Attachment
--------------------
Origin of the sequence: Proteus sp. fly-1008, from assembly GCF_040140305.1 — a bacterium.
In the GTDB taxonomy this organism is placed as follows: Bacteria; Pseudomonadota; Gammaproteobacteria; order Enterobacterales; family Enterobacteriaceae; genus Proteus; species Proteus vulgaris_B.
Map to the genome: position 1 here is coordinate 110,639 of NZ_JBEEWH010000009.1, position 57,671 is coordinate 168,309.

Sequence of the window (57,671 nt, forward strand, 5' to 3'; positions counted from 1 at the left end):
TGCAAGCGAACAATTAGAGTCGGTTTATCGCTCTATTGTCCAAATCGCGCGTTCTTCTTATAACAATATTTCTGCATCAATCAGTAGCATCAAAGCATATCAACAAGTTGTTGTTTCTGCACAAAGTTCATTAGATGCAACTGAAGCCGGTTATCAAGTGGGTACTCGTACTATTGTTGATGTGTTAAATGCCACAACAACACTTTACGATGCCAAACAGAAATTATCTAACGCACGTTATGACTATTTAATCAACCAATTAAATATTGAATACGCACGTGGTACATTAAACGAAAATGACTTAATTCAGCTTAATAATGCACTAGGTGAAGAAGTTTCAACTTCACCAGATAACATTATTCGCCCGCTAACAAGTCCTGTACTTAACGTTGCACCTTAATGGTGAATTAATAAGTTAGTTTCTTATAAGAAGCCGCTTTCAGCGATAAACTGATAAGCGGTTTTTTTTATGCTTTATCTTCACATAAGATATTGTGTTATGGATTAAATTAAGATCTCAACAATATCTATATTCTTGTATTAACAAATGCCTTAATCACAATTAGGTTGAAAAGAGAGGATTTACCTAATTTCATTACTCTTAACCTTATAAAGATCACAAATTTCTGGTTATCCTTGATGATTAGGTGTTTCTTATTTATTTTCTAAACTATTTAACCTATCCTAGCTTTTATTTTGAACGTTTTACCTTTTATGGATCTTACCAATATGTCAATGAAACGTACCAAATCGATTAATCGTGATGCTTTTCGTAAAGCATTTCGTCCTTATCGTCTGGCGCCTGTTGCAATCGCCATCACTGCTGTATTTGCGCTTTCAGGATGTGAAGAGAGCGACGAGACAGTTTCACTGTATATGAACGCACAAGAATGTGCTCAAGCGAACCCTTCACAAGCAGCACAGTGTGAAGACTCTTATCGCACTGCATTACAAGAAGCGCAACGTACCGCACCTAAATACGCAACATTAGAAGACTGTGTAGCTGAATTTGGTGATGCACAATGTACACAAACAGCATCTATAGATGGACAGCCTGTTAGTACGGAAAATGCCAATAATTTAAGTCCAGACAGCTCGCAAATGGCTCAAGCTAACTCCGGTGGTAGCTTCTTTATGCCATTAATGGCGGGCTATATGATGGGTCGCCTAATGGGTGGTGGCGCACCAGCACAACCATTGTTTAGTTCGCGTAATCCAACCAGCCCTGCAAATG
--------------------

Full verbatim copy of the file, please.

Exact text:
Origin of the sequence: Proteus sp. fly-1008, from assembly GCF_040140305.1 — a bacterium.
In the GTDB taxonomy this organism is placed as follows: Bacteria; Pseudomonadota; Gammaproteobacteria; order Enterobacterales; family Enterobacteriaceae; genus Proteus; species Proteus vulgaris_B.
Map to the genome: position 1 here is coordinate 110,639 of NZ_JBEEWH010000009.1, position 57,671 is coordinate 168,309.

Sequence of the window (57,671 nt, forward strand, 5' to 3'; positions counted from 1 at the left end):
TGCAAGCGAACAATTAGAGTCGGTTTATCGCTCTATTGTCCAAATCGCGCGTTCTTCTTATAACAATATTTCTGCATCAATCAGTAGCATCAAAGCATATCAACAAGTTGTTGTTTCTGCACAAAGTTCATTAGATGCAACTGAAGCCGGTTATCAAGTGGGTACTCGTACTATTGTTGATGTGTTAAATGCCACAACAACACTTTACGATGCCAAACAGAAATTATCTAACGCACGTTATGACTATTTAATCAACCAATTAAATATTGAATACGCACGTGGTACATTAAACGAAAATGACTTAATTCAGCTTAATAATGCACTAGGTGAAGAAGTTTCAACTTCACCAGATAACATTATTCGCCCGCTAACAAGTCCTGTACTTAACGTTGCACCTTAATGGTGAATTAATAAGTTAGTTTCTTATAAGAAGCCGCTTTCAGCGATAAACTGATAAGCGGTTTTTTTTATGCTTTATCTTCACATAAGATATTGTGTTATGGATTAAATTAAGATCTCAACAATATCTATATTCTTGTATTAACAAATGCCTTAATCACAATTAGGTTGAAAAGAGAGGATTTACCTAATTTCATTACTCTTAACCTTATAAAGATCACAAATTTCTGGTTATCCTTGATGATTAGGTGTTTCTTATTTATTTTCTAAACTATTTAACCTATCCTAGCTTTTATTTTGAACGTTTTACCTTTTATGGATCTTACCAATATGTCAATGAAACGTACCAAATCGATTAATCGTGATGCTTTTCGTAAAGCATTTCGTCCTTATCGTCTGGCGCCTGTTGCAATCGCCATCACTGCTGTATTTGCGCTTTCAGGATGTGAAGAGAGCGACGAGACAGTTTCACTGTATATGAACGCACAAGAATGTGCTCAAGCGAACCCTTCACAAGCAGCACAGTGTGAAGACTCTTATCGCACTGCATTACAAGAAGCGCAACGTACCGCACCTAAATACGCAACATTAGAAGACTGTGTAGCTGAATTTGGTGATGCACAATGTACACAAACAGCATCTATAGATGGACAGCCTGTTAGTACGGAAAATGCCAATAATTTAAGTCCAGACAGCTCGCAAATGGCTCAAGCTAACTCCGGTGGTAGCTTCTTTATGCCATTAATGGCGGGCTATATGATGGGTCGCCTAATGGGTGGTGGCGCACCAGCACAACCATTGTTTAGTTCGCGTAATCCAACCAGCCCTGCAAATG